The Costa Rica-Panama border at Paso Canoas was pretty easy. It took just under 45 minutes, the longest time spent was waiting in line at immigration to get stamped in.
First, we pulled up to the border and parked, where we were instructed to go buy vehicle insurance ($25 for one month). That took about 5 minutes. They won’t stamp you into Panama if you’re bringing a vehicle and don’t purchase the insurance first. You’ll need the following documents:
2) Title of the vehicle or something showing ownership of the vehicle and the VIN
3) Registration of the vehicle or something showing the License Plate number
After we got the vehicle insurance, we took the paperwork to the Aduana office, and let them process everything while we stood in line for immigration. We stood there for a good 30 minutes while waiting for a bunch of truckers to get stamped in also. It’s a covered area, so it wasn’t too bad. When we finally made it up to the immigration window, the Immigration Officer took my passport and asked me a few questions about how long we’re staying. She took my finger prints and a photo and told me that Kaden and Bronson could come back and get stamped in when the TIP was issued. They would need to bring that paper back in and show it to her and she could stamp them in. If you’re unlucky, they’ll want proof of financial solvency, which is to say a bank statement proving you have enough money in your bank account to stay for your allotted time in the country and proof of onward travel. We didn’t get asked for either.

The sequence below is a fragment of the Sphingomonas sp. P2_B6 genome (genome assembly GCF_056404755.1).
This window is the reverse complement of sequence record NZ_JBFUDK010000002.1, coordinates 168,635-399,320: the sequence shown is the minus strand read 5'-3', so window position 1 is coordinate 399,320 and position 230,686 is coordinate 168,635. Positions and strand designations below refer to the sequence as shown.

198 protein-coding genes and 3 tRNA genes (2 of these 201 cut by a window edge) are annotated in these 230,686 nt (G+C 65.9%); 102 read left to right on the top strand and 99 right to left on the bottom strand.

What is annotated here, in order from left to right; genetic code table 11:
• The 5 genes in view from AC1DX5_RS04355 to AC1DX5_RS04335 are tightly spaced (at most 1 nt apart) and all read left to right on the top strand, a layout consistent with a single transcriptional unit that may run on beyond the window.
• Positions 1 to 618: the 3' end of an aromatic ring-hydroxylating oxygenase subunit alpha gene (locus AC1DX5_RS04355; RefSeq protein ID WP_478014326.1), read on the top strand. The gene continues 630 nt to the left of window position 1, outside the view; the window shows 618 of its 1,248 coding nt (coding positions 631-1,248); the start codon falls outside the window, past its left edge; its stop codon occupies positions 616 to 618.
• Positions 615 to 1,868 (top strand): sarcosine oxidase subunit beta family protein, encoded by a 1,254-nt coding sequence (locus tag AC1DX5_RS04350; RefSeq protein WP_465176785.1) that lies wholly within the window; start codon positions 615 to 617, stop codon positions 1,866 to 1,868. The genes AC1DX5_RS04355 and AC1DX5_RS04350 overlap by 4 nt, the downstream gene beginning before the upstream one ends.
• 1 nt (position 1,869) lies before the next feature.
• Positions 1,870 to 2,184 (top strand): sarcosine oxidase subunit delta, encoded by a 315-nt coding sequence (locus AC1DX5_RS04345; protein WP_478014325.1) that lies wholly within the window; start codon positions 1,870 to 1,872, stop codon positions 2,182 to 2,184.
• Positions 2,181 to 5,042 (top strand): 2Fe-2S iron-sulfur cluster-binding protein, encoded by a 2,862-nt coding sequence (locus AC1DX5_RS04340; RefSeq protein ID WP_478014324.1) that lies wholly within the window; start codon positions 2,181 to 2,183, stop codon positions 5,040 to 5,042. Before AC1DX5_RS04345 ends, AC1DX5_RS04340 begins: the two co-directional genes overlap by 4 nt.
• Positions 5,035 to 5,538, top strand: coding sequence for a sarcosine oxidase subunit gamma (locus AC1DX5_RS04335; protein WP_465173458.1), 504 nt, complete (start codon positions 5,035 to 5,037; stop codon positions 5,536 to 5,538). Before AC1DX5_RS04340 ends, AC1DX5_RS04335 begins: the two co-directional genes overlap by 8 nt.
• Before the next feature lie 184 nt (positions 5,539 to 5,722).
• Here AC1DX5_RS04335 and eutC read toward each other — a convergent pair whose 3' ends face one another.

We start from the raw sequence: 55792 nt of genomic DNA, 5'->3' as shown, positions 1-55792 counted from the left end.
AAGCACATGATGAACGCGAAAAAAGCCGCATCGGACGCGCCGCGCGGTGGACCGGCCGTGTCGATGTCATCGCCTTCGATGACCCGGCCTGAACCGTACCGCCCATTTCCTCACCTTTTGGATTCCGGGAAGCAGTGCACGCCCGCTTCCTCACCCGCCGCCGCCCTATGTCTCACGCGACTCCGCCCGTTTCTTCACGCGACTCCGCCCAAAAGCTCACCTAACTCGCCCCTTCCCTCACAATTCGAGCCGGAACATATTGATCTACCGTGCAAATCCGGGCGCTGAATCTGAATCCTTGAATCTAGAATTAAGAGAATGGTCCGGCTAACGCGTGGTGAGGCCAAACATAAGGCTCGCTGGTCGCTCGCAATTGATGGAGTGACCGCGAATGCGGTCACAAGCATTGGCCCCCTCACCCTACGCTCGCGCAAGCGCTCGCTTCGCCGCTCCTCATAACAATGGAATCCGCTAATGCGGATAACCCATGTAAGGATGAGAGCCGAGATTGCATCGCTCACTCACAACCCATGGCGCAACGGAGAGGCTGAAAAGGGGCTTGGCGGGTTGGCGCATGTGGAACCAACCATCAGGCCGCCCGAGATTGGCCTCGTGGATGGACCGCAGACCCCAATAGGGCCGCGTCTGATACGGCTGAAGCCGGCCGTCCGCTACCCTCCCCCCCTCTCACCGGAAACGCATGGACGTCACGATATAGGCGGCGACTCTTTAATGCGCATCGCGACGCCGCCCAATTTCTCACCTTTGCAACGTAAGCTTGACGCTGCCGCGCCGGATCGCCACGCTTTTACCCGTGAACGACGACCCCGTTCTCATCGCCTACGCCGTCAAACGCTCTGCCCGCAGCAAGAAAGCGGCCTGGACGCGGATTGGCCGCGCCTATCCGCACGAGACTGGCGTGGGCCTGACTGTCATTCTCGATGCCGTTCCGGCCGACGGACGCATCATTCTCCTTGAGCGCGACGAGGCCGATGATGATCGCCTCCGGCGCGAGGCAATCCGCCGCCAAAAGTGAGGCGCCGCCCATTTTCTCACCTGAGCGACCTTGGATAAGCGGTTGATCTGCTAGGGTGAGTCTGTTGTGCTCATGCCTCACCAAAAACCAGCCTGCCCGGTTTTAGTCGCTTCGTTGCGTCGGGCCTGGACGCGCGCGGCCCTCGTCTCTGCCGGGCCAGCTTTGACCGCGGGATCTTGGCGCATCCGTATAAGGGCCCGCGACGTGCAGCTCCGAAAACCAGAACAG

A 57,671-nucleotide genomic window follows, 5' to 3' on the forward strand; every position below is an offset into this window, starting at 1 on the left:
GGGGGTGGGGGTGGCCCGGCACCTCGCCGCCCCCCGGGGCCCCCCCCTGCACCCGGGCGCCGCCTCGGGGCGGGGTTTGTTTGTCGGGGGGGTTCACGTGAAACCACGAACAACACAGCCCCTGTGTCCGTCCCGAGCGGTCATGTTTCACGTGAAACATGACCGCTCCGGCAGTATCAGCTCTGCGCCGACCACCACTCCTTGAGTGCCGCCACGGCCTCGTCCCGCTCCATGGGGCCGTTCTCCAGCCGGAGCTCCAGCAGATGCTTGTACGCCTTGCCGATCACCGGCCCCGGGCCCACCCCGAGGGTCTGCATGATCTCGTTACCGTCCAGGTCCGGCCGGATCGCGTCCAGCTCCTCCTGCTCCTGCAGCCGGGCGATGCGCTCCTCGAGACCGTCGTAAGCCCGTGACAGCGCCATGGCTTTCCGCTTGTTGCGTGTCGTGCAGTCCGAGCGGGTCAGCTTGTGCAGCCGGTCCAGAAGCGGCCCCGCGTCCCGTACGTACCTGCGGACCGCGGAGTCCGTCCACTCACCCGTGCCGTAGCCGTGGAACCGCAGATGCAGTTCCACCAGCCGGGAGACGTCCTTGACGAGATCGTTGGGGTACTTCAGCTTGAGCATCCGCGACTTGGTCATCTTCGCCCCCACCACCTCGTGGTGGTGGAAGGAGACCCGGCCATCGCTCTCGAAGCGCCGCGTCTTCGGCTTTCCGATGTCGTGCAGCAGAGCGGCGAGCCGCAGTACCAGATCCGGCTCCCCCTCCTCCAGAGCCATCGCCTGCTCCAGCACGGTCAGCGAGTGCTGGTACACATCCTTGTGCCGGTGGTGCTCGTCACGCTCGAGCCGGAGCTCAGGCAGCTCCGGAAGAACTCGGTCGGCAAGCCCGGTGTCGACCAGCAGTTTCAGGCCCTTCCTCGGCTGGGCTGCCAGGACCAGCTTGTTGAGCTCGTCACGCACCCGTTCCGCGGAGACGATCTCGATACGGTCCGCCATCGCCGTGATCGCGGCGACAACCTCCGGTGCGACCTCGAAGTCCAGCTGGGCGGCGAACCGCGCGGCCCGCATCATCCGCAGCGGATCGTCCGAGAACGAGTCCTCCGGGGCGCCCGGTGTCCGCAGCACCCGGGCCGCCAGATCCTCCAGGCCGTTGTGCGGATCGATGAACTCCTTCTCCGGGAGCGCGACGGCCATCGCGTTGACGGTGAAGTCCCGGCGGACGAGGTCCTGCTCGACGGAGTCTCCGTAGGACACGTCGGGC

I left the immigration office and headed over to the Aduana building where I needed to sign two forms. They issued me the TIP, I verified the information was correct (the VIN and Plate numbers, motor number if you have one on your registration) and took my TIP and gave it to the boys so they could get stamped in.
The DGA (Aduana) inspector came over and looked inside the vehicle, and gave us a slip saying we were inspected, the doctor came over and had us fill out a Covid questionnaire, literally 5 questions, and sent us on our way.
Once the boys were finger printed, photographed and stamped in, we were free to head to the fumigation center. This was $5.00, they give you a receipt and send you through the fumigator. There was no line, and it took us less than 5 minutes to get through this last part.
This process was pretty quick and we had a tramite personal show us where all the offices were, so it made the process seamless. We gave him a small tip and went on our way. We were given 30 days for our vehicle, and my passport was stamped with a huge stamp saying I could not leave the country without my vehicle.
If you want to know how to store your vehicle and relative costs associated with it as well as retrieving your vehicle when you re-enter Panama, read our next blog… Storing and Retrieving your Foreign Vehicle in Panama.